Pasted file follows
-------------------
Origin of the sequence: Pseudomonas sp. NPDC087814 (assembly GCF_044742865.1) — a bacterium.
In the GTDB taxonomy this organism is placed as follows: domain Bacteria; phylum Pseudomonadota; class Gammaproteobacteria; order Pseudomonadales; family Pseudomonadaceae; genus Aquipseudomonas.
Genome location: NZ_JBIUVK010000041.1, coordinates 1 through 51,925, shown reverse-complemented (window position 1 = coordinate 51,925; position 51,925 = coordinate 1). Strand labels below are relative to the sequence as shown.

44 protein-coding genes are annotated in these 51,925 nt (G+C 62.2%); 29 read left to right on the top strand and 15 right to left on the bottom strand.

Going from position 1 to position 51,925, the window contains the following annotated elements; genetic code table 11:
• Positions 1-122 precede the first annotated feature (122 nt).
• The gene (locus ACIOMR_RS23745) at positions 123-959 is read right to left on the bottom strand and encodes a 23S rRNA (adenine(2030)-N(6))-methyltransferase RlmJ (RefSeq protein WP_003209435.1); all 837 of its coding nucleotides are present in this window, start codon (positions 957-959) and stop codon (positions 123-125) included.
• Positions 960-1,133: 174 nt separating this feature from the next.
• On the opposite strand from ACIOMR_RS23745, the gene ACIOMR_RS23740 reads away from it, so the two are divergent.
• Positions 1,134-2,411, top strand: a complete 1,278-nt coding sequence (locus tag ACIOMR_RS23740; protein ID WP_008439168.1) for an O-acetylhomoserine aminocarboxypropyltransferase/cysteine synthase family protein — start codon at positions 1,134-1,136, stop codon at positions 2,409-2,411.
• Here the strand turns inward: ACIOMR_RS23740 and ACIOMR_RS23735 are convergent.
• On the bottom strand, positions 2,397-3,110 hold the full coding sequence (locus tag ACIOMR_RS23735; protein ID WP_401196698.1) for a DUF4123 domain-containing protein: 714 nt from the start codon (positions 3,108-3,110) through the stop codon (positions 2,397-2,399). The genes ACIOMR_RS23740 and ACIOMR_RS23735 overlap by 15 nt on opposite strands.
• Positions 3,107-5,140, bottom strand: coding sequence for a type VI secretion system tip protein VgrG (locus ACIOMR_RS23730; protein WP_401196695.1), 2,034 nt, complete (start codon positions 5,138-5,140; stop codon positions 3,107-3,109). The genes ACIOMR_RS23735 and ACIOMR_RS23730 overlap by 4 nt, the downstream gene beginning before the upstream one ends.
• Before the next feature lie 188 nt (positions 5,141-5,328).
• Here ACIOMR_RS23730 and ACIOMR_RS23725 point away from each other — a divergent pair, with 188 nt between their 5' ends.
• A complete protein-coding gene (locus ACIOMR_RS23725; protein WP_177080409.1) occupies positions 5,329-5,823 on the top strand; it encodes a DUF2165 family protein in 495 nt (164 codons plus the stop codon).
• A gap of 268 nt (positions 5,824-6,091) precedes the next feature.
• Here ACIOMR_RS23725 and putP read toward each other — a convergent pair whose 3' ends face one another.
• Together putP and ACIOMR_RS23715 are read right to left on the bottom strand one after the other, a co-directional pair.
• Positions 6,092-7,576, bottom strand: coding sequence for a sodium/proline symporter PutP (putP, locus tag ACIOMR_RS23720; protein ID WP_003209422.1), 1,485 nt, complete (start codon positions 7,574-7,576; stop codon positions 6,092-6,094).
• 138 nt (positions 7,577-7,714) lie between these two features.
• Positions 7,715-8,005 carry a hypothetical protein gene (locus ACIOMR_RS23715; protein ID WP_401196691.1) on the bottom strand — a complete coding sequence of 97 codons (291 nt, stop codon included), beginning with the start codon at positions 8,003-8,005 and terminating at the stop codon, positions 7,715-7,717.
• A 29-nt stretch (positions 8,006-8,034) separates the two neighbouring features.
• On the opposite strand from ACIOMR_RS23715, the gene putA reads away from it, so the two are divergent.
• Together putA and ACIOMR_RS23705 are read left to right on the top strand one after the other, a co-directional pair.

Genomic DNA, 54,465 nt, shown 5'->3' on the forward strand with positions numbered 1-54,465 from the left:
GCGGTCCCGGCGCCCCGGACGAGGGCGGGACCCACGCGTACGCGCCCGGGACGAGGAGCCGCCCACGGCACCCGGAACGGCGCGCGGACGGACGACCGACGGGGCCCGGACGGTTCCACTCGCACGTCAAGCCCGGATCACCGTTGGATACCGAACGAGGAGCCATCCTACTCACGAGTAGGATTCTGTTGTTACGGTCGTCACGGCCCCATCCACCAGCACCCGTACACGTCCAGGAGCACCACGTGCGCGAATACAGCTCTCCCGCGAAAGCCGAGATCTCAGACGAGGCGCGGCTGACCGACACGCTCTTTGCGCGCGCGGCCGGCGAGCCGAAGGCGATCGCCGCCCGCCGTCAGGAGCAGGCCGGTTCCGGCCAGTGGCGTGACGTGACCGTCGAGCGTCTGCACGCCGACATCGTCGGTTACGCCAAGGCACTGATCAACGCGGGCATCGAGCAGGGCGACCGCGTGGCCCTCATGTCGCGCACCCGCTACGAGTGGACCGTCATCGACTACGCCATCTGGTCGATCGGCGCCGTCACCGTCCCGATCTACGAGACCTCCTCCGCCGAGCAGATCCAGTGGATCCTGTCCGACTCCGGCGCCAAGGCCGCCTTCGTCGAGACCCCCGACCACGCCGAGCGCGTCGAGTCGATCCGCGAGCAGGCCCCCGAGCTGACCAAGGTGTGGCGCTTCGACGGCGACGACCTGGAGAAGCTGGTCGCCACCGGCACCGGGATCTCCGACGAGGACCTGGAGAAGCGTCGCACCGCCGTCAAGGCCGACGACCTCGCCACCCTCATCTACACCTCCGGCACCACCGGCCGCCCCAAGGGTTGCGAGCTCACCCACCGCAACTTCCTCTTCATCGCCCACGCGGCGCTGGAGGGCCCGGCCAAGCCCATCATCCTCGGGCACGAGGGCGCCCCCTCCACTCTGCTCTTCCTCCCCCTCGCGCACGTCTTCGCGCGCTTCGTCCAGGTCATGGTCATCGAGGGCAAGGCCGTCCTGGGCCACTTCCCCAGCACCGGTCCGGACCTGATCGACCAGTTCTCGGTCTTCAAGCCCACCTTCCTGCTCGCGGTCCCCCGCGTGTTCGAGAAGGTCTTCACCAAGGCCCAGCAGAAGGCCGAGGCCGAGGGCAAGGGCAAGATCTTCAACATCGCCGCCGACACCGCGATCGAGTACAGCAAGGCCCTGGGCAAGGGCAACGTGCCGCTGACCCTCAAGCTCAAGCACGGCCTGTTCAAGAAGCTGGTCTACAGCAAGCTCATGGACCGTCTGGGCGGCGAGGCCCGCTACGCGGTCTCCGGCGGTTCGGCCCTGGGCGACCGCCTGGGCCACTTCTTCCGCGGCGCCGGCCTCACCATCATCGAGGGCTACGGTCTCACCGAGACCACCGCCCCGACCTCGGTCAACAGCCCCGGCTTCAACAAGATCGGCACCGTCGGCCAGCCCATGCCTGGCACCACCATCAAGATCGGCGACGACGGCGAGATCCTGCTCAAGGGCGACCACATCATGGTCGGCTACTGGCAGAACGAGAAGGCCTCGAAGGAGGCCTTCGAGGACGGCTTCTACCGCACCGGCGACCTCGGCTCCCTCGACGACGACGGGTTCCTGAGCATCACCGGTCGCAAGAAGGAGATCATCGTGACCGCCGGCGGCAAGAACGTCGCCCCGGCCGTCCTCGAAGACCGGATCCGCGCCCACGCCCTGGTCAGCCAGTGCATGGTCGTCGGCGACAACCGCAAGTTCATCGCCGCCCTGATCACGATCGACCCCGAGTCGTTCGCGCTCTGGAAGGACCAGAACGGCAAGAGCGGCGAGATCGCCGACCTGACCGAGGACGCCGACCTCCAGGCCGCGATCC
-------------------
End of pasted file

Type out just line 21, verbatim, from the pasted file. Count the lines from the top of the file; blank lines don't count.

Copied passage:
• 138 nt (positions 7,577-7,714) lie between these two features.